This study shows that hyper-acetylated HMGB1 is an accurate biomarker to differentiate malignant mesothelioma patients from individuals occupationally exposed to asbestos and unexposed controls. A trial to independently validate these findings will start soon.
Our multinational team discovered that four apparently unrelated US families share a common ancestor, a couple who immigrated from Germany in the early 1700s.
Online journal: Expert Review of Respiratory Medicine
Malignant mesothelioma is an aggressive cancer whose pathogenesis is causally linked to occupational exposure to asbestos. Familial clusters of mesotheliomas have been observed in settings of genetic predisposition. Mesothelioma incidence is anticipated to increase worldwide in the next two decades. Novel treatments are needed, as current treatment modalities may improve the quality of life, but have shown modest effects in improving overall survival. Increasing knowledge on the molecular characteristics of mesothelioma has led to the development of novel potential therapeutic strategies, including: molecular targeted approaches, that is the inhibition of vascular endothelial growth factor with bevacizumab; immunotherapy with chimeric monoclonal antibody, immunotoxin, antibody drug conjugate, vaccine and viruses; inhibition of asbestos-induced inflammation, that is aspirin inhibition of HMGB1 activity may decrease or delay mesothelioma onset and/or growth. We elaborate on the rationale behind new therapeutic strategies, and summarize available preclinical and clinical results, as well as efforts still ongoing.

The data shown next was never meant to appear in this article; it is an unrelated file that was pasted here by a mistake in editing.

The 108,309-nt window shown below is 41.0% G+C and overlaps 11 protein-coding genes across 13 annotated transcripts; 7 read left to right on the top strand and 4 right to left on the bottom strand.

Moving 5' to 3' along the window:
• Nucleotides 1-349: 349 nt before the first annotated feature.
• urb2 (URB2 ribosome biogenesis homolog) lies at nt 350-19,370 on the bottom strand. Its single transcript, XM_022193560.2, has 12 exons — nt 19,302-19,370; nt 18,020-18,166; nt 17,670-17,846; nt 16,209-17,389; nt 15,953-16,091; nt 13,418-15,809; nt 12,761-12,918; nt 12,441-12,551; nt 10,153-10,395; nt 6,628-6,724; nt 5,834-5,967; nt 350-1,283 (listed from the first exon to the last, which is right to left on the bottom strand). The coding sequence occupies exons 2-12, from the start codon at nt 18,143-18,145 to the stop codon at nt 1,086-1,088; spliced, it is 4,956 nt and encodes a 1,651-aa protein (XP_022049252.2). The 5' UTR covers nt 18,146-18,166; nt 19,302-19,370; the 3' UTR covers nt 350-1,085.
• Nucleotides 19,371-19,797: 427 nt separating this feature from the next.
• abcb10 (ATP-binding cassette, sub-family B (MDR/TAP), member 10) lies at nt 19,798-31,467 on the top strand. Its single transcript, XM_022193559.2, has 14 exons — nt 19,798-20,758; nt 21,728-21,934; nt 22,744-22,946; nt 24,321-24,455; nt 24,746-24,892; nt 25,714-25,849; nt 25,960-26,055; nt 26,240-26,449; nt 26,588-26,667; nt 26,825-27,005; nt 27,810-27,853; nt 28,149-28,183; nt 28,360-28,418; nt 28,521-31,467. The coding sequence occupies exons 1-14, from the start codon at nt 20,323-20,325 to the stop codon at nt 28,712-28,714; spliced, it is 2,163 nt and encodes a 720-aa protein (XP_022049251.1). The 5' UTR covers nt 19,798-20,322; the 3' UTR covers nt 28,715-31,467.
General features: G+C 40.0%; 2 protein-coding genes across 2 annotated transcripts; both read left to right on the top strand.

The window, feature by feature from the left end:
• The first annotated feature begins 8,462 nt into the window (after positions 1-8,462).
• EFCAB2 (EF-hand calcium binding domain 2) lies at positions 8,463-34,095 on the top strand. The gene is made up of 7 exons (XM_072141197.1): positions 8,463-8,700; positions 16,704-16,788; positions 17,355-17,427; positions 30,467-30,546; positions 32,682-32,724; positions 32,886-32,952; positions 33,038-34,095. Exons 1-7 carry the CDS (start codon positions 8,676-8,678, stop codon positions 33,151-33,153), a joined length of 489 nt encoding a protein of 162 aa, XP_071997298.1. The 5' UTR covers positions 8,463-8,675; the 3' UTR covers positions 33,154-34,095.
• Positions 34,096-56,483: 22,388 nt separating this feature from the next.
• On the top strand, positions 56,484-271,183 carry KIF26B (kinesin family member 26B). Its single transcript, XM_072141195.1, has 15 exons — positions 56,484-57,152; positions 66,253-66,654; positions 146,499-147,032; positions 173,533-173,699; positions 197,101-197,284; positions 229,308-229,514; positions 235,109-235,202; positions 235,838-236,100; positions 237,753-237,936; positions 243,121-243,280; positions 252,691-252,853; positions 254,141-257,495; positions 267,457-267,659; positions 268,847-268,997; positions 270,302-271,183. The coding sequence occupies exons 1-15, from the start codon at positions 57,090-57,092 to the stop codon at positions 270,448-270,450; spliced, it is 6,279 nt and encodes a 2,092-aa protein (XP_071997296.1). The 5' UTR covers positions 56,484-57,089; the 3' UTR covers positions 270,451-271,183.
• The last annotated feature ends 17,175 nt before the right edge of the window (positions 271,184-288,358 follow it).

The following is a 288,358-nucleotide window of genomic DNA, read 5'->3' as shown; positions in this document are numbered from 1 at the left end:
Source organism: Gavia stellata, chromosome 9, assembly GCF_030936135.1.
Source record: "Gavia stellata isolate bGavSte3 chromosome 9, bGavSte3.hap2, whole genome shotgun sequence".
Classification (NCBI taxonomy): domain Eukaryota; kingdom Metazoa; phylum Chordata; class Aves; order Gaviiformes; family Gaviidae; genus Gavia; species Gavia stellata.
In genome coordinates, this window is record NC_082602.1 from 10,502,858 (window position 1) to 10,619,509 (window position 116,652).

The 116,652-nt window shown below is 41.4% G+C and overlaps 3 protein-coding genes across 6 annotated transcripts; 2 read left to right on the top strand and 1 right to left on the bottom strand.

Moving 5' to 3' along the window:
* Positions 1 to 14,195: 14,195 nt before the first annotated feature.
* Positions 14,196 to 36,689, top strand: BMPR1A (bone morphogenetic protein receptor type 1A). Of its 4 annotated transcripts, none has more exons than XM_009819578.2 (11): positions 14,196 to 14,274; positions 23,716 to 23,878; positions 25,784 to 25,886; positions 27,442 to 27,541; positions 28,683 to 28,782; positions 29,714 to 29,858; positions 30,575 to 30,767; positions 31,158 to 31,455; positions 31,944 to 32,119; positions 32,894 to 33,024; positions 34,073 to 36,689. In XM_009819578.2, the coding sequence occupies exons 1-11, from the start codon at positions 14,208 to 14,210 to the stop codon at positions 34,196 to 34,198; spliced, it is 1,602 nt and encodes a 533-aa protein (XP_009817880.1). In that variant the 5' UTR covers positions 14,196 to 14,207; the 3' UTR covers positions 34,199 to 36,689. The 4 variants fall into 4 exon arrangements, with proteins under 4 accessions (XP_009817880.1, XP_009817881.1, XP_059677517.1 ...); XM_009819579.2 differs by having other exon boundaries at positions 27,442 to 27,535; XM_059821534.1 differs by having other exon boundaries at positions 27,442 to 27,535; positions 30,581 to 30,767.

Authors: Angela Bononi, Andrea Napolitano, Harvey I Pass, Haining Yang, and Michele Carbone
Aspirin delays mesothelioma growth by inhibiting HMGB1-mediated tumor progression
Aspirin (acetylsalicylic acid, ASA) is the most widely used nonsteriodial anti-inflammatory drug that reduces the incidence, metastatic potential and mortality of many inflammation-induced cancers. Can it play a role in helping patients with malignant mesothelioma?
Remembering Dr. Baris's Influence on My Research
Dr. Baris, the former Director of Pulmonary Medicine at the University of Hacettepe, in Ankara, Turkey, had a profound influence on my life and work.